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News Archive: September 2012

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9/27/12 - Radio Advertisers' Digital Dilemma [link to this story]

Broadcasters are touting the fact that, after a multi-year slump, advertising revenue is looking up. The Radio Advertising Bureau reports that advertisers dropped more than $3.7 billion (estimated) on spots in the second quarter of 2012 - representing a total investment of $6.8 billion for the year so far, and up 1% from 2011. The fastest-growing segment where advertisers are spending their money is in the digital realm: up 7% this year compared to last.

This does not, however, mean that those who are in charge of allocating radio advertising dollars are necessarily satisfied with what they get for their investment. An illuminating compendium of video interviews with media buyers, produced by Edison Research, suggests that radio lags far behind in its knowledge and exploitation of the digital media environment.

Alicia Abele, Media Director of Brothers & Company, thinks radio "continues to be a stepchild in many aspects in terms of the overall look of the presentations and what they offer." Chris Kuenne, founder and CEO of the interactive marketing agency Rosetta, describes working with radio advertising reps on digital campaigns has been "frankly a pretty frustrating experience."

This frustration stems from the fact that many who sell radio simply don't understand the world of digital media, much less where radio might advantageously fit into it. Brad Bernard, the vice president of online media and analytics for Harmelin Media, made this brutal observation: "If they're going to have credibility in the online space, they need to learn the lingo better....[they're] using the [digital] language of five or six years ago," referring to things like "hyperlinks" which most marketers (and Internet users, for that matter) take for granted today.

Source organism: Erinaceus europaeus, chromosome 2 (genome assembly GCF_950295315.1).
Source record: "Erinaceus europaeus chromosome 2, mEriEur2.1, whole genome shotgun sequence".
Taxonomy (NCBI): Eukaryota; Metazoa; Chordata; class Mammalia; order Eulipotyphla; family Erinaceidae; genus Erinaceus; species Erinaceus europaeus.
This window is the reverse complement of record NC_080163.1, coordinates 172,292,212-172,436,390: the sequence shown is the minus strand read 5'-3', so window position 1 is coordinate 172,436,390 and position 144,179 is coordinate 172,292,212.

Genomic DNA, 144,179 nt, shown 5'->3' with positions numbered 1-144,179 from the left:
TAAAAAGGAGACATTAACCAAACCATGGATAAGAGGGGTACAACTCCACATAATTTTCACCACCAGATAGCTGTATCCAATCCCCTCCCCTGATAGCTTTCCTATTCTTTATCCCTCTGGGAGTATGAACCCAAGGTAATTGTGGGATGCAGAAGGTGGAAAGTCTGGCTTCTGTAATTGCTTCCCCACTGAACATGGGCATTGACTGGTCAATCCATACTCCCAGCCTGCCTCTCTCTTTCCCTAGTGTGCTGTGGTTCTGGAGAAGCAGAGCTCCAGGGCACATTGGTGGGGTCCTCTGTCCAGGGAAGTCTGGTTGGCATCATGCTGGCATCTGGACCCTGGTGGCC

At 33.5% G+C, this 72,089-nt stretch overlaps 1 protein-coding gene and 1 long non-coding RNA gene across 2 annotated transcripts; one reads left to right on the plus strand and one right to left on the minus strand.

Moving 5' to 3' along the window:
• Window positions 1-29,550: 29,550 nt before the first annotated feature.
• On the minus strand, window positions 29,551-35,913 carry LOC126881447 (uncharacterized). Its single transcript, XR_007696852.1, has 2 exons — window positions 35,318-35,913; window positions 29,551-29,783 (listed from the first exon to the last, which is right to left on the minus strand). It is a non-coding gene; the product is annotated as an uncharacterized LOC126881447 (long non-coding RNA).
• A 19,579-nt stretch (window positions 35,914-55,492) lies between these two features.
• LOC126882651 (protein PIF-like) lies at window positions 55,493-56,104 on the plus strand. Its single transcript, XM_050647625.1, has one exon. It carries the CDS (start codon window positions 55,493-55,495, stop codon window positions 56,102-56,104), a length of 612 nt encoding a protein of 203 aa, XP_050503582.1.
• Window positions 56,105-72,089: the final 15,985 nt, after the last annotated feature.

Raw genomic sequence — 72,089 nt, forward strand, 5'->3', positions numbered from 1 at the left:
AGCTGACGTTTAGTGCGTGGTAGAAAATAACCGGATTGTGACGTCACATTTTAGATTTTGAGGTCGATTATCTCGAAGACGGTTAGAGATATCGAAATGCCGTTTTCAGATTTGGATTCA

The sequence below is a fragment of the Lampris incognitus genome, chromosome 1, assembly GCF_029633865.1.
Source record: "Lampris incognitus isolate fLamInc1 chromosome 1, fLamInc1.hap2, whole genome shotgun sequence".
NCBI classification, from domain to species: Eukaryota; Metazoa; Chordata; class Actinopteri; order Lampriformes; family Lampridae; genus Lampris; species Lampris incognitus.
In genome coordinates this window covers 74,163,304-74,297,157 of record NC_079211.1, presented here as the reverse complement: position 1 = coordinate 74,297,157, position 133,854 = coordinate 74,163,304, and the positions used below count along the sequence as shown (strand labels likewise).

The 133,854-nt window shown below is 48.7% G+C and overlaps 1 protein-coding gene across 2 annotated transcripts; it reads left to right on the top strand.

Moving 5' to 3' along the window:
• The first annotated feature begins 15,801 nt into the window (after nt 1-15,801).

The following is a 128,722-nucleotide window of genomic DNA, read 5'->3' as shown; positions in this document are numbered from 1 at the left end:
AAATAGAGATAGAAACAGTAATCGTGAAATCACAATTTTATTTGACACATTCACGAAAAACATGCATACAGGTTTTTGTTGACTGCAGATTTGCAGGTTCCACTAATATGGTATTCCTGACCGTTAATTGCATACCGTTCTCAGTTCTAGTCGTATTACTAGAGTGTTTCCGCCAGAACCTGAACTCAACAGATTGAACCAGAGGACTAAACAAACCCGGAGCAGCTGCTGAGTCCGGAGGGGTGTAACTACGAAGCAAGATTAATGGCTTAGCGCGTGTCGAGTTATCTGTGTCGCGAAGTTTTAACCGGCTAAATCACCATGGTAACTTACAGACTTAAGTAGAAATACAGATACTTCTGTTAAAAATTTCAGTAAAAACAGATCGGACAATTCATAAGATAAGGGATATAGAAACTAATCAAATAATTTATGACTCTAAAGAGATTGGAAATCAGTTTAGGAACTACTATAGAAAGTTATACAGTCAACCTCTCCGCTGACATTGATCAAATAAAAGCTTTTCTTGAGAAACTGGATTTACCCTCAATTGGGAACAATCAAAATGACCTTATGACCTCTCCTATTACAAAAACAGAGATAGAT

This knowledge-gap can sometimes be stunning. For example, many radio stations still don't know how to design proper web sites. Bernard describes the majority of them as "cluttered. Too many advertisers on there....Too many party pics of scantily-clad women. It's not the environment that advertisers want to be in." Media buyers report that they'll actually turn down placement on station sites - even if such placement is offered for free - rather than potentially harm the brand of the client they're working for.

This makes it very difficult to organize effective advertising campaigns that meld on-air spots with an online presence. Abbie Korman, president of Impact Marketing and Promotions, says her experience with cross-platform radio campaigns is that the number of people who actually hear a spot and then interact with a station's web site is "appallingly low."

In the streaming space, local broadcasters don't seem to have any idea how to express the value of having an online outlet. Aggregate numbers of listeners remain small at the individual-station level, so much so that to advertisers it's almost worthless. Said Korman: "Seriously, I had a New York station show me 480 people listening. I'm trying to reach millions. Why am I going to bother to spend my time?"

Most media buyers consider Pandora and Clear Channel's iHeartRadio aggregator to be the most effective destinations for streaming adverts, with Pandora being the "behemoth" in the marketplace. Lisa Adams, a vice president and managing director of Allen & Gerritsen, thinks this is why the strength of radio's ability to be local is "probably the biggest [advantage] that radio needs to hold onto."